Police officers injured in Colombia as protests resume

Thousands take to streets against everything from inequality and corruption to violence against human rights leaders

Laura Gamba   | 22.01.2020
Police officers injured in Colombia as protests resume

BOGOTA, Colombia 

Protests resumed across Colombia on Tuesday, with three police officers and one demonstrator injured and 13 buses and six bus stations vandalized, said authorities.

Labor unions, students, teachers, indigenous groups and feminist organizations first started striking in November, channeling a wave of discontent over a lack of educational opportunities, the slow implementation of a 2016 peace deal between the government and the leftist Revolutionary Armed Forces of Colombia (FARC), the killings of civic leaders and a rooted inequality in Colombian society.

Protesters stood by the same demands in the latest demonstrations. 

Protester Luis Ramirez, a professor at the National University of Colombia, told Anadolu that he has plenty of reasons to be in the streets.

“After 50 years of war, we now can think of inequity, corruption scandals that have eroded our faith in the political class and the murder of social leaders,” he said.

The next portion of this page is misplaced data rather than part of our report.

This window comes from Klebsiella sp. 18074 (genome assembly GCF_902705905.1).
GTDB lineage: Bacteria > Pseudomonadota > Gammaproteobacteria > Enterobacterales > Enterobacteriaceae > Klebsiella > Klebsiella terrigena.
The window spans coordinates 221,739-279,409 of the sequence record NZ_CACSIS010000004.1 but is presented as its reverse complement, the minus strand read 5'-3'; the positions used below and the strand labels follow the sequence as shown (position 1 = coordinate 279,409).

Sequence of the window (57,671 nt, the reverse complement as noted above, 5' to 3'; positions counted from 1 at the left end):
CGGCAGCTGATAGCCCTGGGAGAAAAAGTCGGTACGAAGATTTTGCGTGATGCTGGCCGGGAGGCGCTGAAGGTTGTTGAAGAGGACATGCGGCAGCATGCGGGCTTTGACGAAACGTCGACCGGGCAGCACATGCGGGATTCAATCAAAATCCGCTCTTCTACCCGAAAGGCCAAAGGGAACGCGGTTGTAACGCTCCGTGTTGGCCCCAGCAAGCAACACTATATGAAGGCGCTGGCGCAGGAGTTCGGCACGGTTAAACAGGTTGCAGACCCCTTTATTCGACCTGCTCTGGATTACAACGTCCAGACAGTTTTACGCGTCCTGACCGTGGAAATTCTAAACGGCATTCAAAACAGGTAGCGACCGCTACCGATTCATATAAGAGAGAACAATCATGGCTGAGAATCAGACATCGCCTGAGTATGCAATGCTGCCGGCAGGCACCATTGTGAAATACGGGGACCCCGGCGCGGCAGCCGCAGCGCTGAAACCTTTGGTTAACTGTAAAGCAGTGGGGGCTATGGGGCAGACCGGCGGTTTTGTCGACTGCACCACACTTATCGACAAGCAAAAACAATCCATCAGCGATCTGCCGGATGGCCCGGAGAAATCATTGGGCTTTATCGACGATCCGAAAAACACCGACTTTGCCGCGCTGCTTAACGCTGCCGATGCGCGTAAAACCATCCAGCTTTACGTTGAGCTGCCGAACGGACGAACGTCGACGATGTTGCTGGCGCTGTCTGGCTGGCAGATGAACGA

According to Indepaz, an NGO that carries out long-term projects in the pursuit of peace in Colombia, more than 20 social leaders have been killed during the first days of the year.

Bogota Mayor Claudia Lopez urged protesters to hold peaceful rallies to avoid intervention by anti-riot police. But the protests turned violent when police clashed with demonstrators who blocked roads.

Uber drivers, who will be out of work after the Superintendency of Industry and Trade earlier this month ordered the U.S.-based ride-hailing company to shut down its operations in the country as of Feb. 1, also joined the protests. 

Fabian Gomez, who has been an Uber driver for three years, said more than a thousand drivers came to the marches.

“They took away my source of income and an alternative job that was giving me stability,” Gomez said. 

Although President Ivan Duque started a national dialogue with different groups, the National Strike Committee insisted on organizing new rallies to pressure the government into complying with their demands, including implementing the peace deal and the dissolution of the riot police force after young demonstrator Dilan Cruz died when he was hit by a shot fired by riot police, triggering outrage across the country.

On Tuesday morning, Duque said he rejected any kind of violence towards citizens and members of the public forces.

The government has invited demonstrators to join a national dialogue to discuss their needs, but there is skepticism among organizers about its willingness to meet their demands.

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